February 28, 2018 § 2 Comments
Hands down, the most thought-provoking thing I read this month was an interview in the Pacific Standard with Bryan Stevenson, a Harvard-trained public defense lawyer and founder of the Equal Justice Initiative, a Southern non-profit dedicated to achieving racial and economic justice. In the interview, he discusses ways in which our country’s history—specifically that of African-Americans—lives on in our present, complicating our quest for racial justice. Of particular fascination to me was the distinction he draws between a legal or political win and what he terms a “narrative win.” The latter, he believes, holds the greatest power, the real key to comprehensive change. « Read the rest of this entry »
January 19, 2017 Comments Off on In the Footsteps of the Suffragists
This Saturday, following Donald Trump’s inauguration as the 45th president of the United States of America, possibly a million or more women will participate in organized marches all over the country, a vehement and vocal response to the objectifying, demeaning, and hostile rhetoric towards women (as well as minority populations) that the president elect boastfully carries with him into office. It will be our way of ensuring that these sentiments are not normalized, that they are not translated into policy, and that they will not turn back the clock to a past that, just a handful of months ago, felt to many (myself included) blessedly out of date.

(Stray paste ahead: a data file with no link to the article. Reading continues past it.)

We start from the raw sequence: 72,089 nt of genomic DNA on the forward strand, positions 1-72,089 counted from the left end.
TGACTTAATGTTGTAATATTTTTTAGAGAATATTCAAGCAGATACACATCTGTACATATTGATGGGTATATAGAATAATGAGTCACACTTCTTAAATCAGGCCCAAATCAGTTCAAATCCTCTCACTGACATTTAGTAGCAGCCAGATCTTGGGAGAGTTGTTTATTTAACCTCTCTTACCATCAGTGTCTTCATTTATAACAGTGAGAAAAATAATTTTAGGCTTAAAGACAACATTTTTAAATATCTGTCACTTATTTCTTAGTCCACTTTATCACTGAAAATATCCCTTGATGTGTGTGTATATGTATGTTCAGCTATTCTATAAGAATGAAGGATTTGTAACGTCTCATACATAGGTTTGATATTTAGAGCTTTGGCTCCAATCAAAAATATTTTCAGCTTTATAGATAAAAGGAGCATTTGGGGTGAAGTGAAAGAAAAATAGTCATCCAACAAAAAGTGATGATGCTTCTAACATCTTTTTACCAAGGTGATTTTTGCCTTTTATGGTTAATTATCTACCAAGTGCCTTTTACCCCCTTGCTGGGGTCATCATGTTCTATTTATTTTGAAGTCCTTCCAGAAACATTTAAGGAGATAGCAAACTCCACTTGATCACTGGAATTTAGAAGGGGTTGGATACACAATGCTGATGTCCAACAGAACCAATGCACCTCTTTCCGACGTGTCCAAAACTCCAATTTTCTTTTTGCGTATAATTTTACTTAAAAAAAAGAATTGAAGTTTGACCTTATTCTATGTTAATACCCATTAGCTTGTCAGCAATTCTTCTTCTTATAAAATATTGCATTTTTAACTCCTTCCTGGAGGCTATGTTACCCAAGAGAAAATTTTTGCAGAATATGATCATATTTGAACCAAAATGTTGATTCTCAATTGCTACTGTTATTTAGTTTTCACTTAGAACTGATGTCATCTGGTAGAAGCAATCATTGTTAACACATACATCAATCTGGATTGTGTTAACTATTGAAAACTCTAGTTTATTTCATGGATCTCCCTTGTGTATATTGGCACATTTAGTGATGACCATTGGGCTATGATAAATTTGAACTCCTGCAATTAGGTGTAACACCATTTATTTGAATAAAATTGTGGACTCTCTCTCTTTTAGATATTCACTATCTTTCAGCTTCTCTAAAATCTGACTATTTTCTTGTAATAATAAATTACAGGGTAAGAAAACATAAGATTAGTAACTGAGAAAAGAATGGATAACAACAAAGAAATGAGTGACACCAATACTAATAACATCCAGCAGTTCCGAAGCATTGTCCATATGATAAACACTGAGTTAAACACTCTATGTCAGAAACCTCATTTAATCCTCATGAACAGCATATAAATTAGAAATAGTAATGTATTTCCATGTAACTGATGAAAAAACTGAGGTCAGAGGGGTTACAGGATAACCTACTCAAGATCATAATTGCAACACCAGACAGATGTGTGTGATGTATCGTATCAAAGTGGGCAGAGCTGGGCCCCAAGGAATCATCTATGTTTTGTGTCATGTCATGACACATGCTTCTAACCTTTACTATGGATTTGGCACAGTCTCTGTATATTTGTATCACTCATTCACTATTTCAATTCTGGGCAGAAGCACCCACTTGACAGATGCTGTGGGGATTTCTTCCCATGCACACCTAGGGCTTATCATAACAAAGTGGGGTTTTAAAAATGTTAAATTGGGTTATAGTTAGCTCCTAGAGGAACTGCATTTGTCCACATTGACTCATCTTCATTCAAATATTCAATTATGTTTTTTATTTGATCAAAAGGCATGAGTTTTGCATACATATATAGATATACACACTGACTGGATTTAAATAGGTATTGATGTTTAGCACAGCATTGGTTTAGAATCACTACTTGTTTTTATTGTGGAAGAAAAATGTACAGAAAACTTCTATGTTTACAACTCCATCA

This past weekend, as I shared with my children Doreen Rappaport’s new picture book, Elizabeth Started All the Trouble (Ages 6-10)—a highly engaging introduction to the 75-year-long suffrage movement started by Elizabeth Cady Stanton in 1848—I was reminded of the legacy of women that stand at our backs, a legacy that suddenly feels hauntingly close. « Read the rest of this entry »